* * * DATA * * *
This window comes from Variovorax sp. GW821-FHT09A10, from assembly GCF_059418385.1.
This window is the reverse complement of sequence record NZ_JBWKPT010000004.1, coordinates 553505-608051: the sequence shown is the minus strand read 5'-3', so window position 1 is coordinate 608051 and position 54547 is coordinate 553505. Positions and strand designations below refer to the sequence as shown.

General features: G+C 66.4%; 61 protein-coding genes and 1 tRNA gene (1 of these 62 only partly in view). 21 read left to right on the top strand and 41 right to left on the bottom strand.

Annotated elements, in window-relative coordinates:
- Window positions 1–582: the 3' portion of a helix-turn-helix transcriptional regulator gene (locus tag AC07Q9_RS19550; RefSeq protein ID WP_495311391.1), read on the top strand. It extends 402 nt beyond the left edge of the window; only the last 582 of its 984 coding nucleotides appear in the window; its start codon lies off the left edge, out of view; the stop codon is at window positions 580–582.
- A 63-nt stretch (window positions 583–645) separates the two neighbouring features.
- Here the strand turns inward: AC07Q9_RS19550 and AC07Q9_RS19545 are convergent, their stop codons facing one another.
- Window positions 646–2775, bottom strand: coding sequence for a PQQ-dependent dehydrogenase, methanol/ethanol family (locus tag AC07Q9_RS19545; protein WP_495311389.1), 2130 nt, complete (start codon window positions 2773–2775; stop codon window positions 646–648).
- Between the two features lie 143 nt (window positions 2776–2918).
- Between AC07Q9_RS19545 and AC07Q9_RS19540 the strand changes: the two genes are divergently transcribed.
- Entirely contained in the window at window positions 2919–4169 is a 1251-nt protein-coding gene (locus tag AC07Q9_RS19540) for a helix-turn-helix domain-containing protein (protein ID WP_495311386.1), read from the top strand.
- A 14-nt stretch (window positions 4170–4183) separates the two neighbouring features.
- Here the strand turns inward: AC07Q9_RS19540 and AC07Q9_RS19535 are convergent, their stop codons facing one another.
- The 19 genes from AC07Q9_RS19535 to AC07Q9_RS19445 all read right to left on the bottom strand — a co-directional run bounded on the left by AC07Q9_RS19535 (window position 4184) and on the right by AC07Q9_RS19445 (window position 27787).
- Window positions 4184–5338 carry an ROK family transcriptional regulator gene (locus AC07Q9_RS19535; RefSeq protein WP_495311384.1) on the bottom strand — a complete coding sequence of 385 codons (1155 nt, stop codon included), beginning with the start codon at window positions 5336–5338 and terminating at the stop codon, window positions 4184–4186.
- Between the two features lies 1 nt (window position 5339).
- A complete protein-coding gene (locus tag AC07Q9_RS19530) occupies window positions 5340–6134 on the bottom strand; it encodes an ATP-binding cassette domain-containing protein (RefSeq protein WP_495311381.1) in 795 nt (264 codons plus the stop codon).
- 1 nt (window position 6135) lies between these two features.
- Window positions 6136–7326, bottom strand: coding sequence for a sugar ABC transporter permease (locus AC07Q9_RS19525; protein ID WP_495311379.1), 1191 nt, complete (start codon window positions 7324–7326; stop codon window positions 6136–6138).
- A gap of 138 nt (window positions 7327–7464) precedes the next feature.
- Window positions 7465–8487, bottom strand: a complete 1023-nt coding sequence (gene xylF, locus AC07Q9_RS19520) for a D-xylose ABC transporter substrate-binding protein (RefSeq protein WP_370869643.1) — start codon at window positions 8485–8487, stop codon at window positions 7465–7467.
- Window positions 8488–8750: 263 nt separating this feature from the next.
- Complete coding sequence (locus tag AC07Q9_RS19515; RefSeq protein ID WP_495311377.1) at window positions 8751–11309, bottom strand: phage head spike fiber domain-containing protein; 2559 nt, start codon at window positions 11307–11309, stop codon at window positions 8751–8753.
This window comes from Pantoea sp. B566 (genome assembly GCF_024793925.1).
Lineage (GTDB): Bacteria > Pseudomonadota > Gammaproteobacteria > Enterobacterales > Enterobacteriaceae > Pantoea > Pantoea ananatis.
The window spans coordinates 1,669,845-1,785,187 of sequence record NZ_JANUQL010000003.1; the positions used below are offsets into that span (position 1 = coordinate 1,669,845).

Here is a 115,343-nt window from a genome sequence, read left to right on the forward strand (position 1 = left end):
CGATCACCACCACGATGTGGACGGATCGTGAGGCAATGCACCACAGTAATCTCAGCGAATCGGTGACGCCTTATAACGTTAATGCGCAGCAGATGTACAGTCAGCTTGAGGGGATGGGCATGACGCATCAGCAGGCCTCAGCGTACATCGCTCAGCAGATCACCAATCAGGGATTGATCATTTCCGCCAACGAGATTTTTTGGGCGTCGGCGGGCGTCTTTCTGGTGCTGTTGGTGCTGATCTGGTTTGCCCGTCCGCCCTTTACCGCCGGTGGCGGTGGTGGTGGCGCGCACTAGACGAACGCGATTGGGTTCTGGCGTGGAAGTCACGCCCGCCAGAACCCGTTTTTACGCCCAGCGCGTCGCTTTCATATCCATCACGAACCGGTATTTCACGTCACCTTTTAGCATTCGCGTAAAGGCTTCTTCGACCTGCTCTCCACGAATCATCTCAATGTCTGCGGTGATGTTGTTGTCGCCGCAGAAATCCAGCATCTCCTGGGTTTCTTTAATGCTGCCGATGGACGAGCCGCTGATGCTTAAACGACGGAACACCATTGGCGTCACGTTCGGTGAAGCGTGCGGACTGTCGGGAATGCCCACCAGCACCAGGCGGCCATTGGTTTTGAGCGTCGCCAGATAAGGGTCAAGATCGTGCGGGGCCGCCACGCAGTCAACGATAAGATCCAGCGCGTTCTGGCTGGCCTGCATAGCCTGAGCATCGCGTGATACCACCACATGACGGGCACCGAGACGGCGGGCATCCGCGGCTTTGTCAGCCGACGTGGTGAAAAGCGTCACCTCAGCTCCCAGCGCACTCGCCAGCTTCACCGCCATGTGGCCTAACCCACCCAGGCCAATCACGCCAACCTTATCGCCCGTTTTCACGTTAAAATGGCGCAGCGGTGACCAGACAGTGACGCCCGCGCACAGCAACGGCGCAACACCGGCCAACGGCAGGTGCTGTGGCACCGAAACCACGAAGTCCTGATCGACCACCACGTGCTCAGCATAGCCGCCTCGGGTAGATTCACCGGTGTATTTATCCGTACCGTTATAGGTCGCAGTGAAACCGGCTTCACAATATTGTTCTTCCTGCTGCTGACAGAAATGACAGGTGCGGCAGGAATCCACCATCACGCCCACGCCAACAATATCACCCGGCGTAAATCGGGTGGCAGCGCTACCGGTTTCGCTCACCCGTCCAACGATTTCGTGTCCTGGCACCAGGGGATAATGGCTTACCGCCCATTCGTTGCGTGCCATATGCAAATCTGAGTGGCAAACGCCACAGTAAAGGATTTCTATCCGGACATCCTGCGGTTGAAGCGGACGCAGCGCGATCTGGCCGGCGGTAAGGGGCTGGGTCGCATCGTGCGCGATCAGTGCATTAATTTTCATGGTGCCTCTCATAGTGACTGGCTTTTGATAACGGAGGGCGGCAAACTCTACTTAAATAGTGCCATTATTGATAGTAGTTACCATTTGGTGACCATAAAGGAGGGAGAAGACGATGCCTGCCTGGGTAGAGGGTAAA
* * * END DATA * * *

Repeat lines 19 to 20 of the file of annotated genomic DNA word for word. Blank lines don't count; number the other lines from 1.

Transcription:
- Window positions 6136–7326, bottom strand: coding sequence for a sugar ABC transporter permease (locus AC07Q9_RS19525; protein ID WP_495311379.1), 1191 nt, complete (start codon window positions 7324–7326; stop codon window positions 6136–6138).
- A gap of 138 nt (window positions 7327–7464) precedes the next feature.